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From Michael Douglass <miked...@texas.net>
Subject Re: Let's get rid of .htaccess files :-)
Date Thu, 18 Jul 1996 21:57:45 GMT
On Thu, 18 Jul 1996, Randy Terbush wrote:

> The reasoning for using the filesystem was to use the system's
> built in access control to control who has permissions to edit
> config files. If the ownership of the conf/ directory tree mirrors
> that of the webspace, the problem is solved. From the standpoint of
> writing a configuration tool, it seems that locking issues etc. 
> become much less of an issue.

So you want to create another file system structure that mimics the
webspace, and place the .htaccess information there?  What exactly is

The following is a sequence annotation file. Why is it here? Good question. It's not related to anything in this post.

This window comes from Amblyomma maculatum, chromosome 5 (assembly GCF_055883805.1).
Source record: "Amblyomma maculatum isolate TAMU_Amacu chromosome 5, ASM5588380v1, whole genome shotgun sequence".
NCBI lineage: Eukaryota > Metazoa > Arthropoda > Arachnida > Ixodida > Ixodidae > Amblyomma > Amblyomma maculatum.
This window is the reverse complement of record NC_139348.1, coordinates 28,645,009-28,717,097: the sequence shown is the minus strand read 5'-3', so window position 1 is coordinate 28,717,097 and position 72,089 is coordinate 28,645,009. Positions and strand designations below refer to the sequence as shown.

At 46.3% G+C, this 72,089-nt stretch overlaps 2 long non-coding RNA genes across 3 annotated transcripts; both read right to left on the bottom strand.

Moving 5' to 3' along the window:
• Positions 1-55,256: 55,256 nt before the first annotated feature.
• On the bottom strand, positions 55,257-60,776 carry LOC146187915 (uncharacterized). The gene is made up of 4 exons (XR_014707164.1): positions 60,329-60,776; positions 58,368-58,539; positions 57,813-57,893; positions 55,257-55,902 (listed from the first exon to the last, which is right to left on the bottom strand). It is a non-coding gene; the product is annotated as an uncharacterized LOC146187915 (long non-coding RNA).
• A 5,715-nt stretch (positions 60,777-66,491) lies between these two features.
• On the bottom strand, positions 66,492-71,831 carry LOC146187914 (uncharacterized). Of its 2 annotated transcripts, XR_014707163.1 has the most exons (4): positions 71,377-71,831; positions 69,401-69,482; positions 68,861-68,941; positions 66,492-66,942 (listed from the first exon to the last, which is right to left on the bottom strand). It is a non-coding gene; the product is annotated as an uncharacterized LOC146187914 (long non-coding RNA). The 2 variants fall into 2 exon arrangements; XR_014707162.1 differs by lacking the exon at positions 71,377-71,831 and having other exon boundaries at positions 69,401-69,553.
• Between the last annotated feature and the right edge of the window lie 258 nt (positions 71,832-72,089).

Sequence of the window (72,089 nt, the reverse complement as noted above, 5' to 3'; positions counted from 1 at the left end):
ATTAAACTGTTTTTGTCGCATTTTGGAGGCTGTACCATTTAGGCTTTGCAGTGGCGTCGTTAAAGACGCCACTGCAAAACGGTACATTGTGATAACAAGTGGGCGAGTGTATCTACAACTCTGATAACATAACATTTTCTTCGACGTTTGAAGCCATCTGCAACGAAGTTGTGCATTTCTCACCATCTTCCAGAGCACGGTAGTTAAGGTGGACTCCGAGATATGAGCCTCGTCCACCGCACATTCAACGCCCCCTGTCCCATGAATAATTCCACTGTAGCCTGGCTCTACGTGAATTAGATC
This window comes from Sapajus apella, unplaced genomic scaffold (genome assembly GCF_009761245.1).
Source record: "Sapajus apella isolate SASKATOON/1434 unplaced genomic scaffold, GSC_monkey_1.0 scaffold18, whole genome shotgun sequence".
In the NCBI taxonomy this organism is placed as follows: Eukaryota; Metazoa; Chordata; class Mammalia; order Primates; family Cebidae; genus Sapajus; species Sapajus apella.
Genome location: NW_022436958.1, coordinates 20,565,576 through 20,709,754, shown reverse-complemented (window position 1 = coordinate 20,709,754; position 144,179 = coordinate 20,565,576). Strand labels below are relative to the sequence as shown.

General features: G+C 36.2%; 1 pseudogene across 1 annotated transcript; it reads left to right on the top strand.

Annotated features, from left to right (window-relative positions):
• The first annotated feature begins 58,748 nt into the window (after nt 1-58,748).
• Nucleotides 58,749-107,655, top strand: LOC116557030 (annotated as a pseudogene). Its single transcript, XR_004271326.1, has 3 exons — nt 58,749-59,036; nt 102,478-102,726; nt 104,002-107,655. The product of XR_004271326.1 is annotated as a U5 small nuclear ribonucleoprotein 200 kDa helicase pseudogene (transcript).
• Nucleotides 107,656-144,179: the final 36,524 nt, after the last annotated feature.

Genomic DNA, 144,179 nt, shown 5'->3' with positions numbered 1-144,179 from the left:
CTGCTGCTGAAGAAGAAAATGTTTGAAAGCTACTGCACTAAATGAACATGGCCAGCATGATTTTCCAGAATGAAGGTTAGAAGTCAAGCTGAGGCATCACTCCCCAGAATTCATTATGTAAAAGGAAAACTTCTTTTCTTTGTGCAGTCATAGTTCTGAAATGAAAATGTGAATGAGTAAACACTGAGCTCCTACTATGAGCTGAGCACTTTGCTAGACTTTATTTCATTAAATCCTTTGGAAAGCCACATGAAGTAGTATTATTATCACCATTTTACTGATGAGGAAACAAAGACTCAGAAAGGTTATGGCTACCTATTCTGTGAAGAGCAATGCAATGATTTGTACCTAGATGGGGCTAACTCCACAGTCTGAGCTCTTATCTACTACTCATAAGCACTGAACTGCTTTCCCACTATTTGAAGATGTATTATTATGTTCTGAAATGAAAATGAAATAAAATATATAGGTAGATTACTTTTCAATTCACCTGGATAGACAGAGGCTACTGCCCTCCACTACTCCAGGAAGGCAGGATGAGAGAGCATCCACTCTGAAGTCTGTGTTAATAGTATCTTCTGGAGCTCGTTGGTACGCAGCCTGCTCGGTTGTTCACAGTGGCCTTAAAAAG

the purpose here?  Is your purpose to prevent the web server from
parsing htaccess files on each access (trying to rid the overhead of
reading in the file from the disk?)?  Why not keep the information in
the webspace (why mimic it?) and simply read them in at start time from
there?  I can't see a use for having a seperate directory tree.  The
primary access.conf file already controls *what* the individual user
can override, so the issue can't be one of security.

Absolutely confused,

Michael Douglass
Texas Networking, Inc.

  "To be a saint is to be an exception; to be a true man is the rule.
   Err, fail, sin if you must, but be upright.  To sin as little as
   possible is the law for men; to sin not at all is a dream for angels."

              - Victor Hugo, "Les Miserables"


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